TY - JOUR
T1 - Application of machine learning in the fault diagnostics of air handling units
JF - Applied Energy
Y1 - 2012/08//
SP - 347
EP - 358
A1 - Massieh Najafi
A1 - David M. Auslander
A1 - Peter L. Bartlett
A1 - Philip Haves
A1 - Michael D. Sohn
KW - Air-handling unit
KW - Bayesian network
KW - energy management
KW - fault detection and diagnosis
KW - HVAC systems
KW - Machine learning
AB - An air handling unit’s energy usage can vary from the original design as components fail or fault – dampers leak or fail to open/close, valves get stuck, and so on. Such problems do not necessarily result in occupant complaints and, consequently, are not even recognized to have occurred. In spite of recent progress in the research and development of diagnostic solutions for air handling units, there is still a lack of reliable, scalable, and affordable diagnostic solutions for such systems. Modeling limitations, measurement constraints, and the complexity of concurrent faults are the main challenges in air handling unit diagnostics. The focus of this paper is on developing diagnostic algorithms for air handling units that can address such constraints more effectively by systematically employing machine-learning techniques. The proposed algorithms are based on analyzing the observed behavior of the system and comparing it with a set of behavioral patterns generated based on various faulty conditions. We show how such a pattern-matching problem can be formulated as an estimation of the posterior distribution of a Bayesian probabilistic model. We demonstrate the effectiveness of the approach by detecting faults in commercial building air handling units.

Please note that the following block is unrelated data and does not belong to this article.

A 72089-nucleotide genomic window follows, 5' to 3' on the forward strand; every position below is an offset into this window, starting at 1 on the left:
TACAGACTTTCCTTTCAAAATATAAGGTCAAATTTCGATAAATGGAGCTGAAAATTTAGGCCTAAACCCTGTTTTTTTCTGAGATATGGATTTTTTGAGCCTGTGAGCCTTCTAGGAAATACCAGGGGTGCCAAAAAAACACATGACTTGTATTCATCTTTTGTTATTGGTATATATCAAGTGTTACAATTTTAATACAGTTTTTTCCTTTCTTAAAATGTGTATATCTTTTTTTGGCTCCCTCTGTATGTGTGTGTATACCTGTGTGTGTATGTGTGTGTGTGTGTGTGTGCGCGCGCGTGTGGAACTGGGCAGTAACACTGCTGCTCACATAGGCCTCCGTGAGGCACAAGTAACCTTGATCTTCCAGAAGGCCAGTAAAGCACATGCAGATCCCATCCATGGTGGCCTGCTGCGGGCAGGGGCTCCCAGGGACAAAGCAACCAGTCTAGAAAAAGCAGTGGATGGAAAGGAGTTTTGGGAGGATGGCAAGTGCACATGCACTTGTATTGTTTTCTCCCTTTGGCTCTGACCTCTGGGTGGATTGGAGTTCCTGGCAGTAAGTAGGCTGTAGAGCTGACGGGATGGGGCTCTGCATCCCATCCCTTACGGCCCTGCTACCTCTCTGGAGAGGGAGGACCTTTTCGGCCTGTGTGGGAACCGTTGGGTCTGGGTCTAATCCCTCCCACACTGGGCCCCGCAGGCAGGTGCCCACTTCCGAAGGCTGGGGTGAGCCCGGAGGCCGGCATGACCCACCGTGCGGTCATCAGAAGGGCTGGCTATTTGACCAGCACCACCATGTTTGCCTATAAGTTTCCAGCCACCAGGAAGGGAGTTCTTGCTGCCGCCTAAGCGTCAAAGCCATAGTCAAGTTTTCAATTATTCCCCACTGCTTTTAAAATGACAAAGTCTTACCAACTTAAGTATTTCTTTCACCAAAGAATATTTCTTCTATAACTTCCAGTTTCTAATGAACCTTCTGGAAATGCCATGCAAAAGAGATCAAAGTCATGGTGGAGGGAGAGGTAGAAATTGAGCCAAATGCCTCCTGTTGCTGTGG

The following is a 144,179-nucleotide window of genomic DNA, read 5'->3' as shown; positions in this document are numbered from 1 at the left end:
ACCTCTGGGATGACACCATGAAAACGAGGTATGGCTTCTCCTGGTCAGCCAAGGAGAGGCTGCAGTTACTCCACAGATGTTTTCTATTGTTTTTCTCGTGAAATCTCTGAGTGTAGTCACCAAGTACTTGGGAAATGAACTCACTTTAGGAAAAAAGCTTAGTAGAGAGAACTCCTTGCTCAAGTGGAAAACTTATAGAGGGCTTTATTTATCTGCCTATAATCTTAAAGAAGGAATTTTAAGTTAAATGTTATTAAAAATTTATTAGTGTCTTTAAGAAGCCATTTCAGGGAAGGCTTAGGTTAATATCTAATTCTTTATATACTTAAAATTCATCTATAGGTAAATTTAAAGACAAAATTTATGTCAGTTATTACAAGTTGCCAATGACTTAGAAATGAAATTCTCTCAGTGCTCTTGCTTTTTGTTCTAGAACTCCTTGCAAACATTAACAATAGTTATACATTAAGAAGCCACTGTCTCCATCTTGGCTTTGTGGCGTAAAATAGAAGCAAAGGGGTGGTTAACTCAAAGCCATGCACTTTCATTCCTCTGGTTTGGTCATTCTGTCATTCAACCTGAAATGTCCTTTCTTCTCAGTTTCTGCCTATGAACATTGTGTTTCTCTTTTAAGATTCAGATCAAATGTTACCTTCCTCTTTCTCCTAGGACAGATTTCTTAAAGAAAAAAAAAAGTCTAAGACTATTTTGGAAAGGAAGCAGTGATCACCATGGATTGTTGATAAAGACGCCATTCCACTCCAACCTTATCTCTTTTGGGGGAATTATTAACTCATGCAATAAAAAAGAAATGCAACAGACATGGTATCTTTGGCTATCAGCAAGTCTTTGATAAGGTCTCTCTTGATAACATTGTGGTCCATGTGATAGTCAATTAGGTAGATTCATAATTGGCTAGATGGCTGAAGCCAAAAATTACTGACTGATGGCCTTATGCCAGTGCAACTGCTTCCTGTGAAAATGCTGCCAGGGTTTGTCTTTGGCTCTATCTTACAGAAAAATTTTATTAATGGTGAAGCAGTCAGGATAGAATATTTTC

VL - 96
JO - Applied Energy
ER -
TY - CONF
T1 - Modeling Transient Contaminant Transport in HVAC Systems and Buildings
T2 - Indoor Air 2002, June 30 - July 5, 2002
Y1 - 2002/
SP - 217
EP - 222
A1 - Clifford C. Federspiel
A1 - Huilin Li
A1 - David M. Auslander
A1 - David M. Lorenzetti
A1 - Ashok J. Gadgil
KW - Air transport
KW - hvac
KW - Modeling pollutant concentrations
AB - A mathematical model of the contaminant transport in HVAC systems and buildings is described. The model accounts for transients introduced by control elements such as fans and control dampers. The contaminant transport equations are coupled to momentum equations and mass continuity equations of the air. To avoid modeling variable transport delays directly, ducts are divided into a large number of small sections. Perfect mixing is assumed in each section. Contaminant transport equations are integrated with momentum equations in a way that guarantees mass continuity by using two non-negative velocities for computing the mass transport between elements. Computer simulations illustrate how the model may be used to analyze and design control systems that respond to a sudden release of a toxic contaminant near a building. By coupling transient flow prediction with transient contaminant prediction, the model overcomes a number of problems with existing contaminant transport codes.
JF - Indoor Air 2002, June 30 - July 5, 2002
CY - Monterey, California
U2 - LBNL-49603
ER -